For several years now, Mozilla has funded varying projects in the field of accessibility development. Projects like Orca’s support for WAI-ARIA live regions, GNOME Accerciser, NVDA, or more recently, audio and video accessibility work and Firebug accessibility, are, in whole or in part, being funded by the Mozilla Foundation and other Mozilla resources to help fulfill the Mozilla manifesto and the Mozilla Accessibility Strategy.
Here’s a summary of what’s currently happening in Mozilla-funded accessibility-related projects. Most of these surfaced over the past quarter, or last half a year.
In early August, it was announced that the Mozilla Foundation would renew its funding for the NVDA project. Mick posted a summary of the goals to the NVDA blog.
The project is well underway, en route to their 2009.1 release with improved support for WAI-ARIA landmarks, a totally revamped list of elements, support for 64 bit operating systems and much more!
Spearheaded by the Mozilla Foundation, who were the first to fund NVDA starting in 2007, Microsoft, Yahoo! and Adobe have since joined in supporting this open-source screen reader for Windows, offering a compelling alternative to commercially available assistive technologies on this platform.
For more news such as winning the Vision Australia Making A Difference award, check out their blog.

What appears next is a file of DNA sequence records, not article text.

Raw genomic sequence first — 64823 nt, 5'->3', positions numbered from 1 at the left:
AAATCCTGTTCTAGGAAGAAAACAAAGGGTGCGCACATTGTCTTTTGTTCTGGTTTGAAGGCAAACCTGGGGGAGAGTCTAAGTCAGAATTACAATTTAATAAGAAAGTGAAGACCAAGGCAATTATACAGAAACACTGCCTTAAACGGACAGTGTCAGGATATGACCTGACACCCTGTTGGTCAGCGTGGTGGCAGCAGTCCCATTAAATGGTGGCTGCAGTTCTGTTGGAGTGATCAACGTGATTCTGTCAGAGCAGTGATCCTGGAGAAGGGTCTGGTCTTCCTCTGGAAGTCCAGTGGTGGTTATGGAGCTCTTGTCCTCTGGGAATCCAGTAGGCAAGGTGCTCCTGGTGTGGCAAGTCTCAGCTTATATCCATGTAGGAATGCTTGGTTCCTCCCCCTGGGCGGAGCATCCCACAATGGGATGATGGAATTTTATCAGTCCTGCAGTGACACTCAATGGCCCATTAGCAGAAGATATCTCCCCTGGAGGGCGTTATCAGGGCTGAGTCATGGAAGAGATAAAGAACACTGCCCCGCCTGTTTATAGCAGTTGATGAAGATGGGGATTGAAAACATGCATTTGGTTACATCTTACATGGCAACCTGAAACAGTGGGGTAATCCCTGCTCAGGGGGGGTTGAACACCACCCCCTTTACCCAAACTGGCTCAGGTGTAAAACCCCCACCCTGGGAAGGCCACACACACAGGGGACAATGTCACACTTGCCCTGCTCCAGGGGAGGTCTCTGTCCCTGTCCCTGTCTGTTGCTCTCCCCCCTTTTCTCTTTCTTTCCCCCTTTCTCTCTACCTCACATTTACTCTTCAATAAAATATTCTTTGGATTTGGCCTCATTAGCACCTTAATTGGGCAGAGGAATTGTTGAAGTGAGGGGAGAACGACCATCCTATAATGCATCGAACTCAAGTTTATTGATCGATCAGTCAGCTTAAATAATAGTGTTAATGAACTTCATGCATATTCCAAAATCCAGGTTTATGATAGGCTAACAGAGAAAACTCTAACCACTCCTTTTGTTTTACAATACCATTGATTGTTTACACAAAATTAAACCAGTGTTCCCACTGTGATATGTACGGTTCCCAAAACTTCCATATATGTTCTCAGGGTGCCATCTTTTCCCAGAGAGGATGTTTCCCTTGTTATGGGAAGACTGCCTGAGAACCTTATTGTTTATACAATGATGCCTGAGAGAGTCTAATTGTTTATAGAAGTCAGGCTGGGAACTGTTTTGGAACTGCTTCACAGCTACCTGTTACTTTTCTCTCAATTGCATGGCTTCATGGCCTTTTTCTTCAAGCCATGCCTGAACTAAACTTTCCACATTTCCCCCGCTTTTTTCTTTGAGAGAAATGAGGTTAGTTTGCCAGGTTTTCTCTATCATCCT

Audio and Video accessibility
Frank already detailled much of this in his blog post above, and Silvia Pfeiffer just recently published a progress report on the grant.
Silvia also gave me some demos to test, and if you use JAWS or NVDA or Orca, I suggest you try them out yourself to see how cool they are!
This work has the potential to involve a lot of volunteers in helping make more movies, songs, and other material accessible to a large number of people with varying disabilities. Talk about crowd-sourcing!
Firebug UI accessibility and the Firebug accessibility testing extension
There are currently two grants happening in regards to Firebug, the web development tool of choice for many thousand web workers.
One is the work the Paciello Group is doing to make the UI accessible. I posted about the Firebug 1.4 release already, but the work doesn’t stop there. The next alpha release of Firebug 1.5, 1.5xa25, will include accessibility of the net panel, a component that was still missing in 1.4. The documentation has already been updated with information on how this will work. I gave this a whirl this week using a custom build I received from Hans (the developer in charge), and it works as advertised! So keep your eyes on the Firebug release cycle to not miss this cool update!
The other portion is work the University of Illinois UIUC is doing to develop an extension that will allow web developers to test whether they’re using correct accessibility-compliant markup. The extension will honor the WCAG 2.0 guidelines and WAI-ARIA specifications. Development has started recently, and I will be testing an early version soon to see how it fares! Keep your eyes on this blog for more info as it becomes available!
Once this work is completed, Firebug will be a solution for web developers to do testing of accessible web pages with an accessible UI. It means that Mozilla will be able to offer, directly or indirectly, a full range of testing and usage tools starting from the browser itself, the screen reader, and the testing and development side, all in an open-source fashion, driving the accessible web standards effort forward in thus far uncharted territory.
So, let’s boldly go!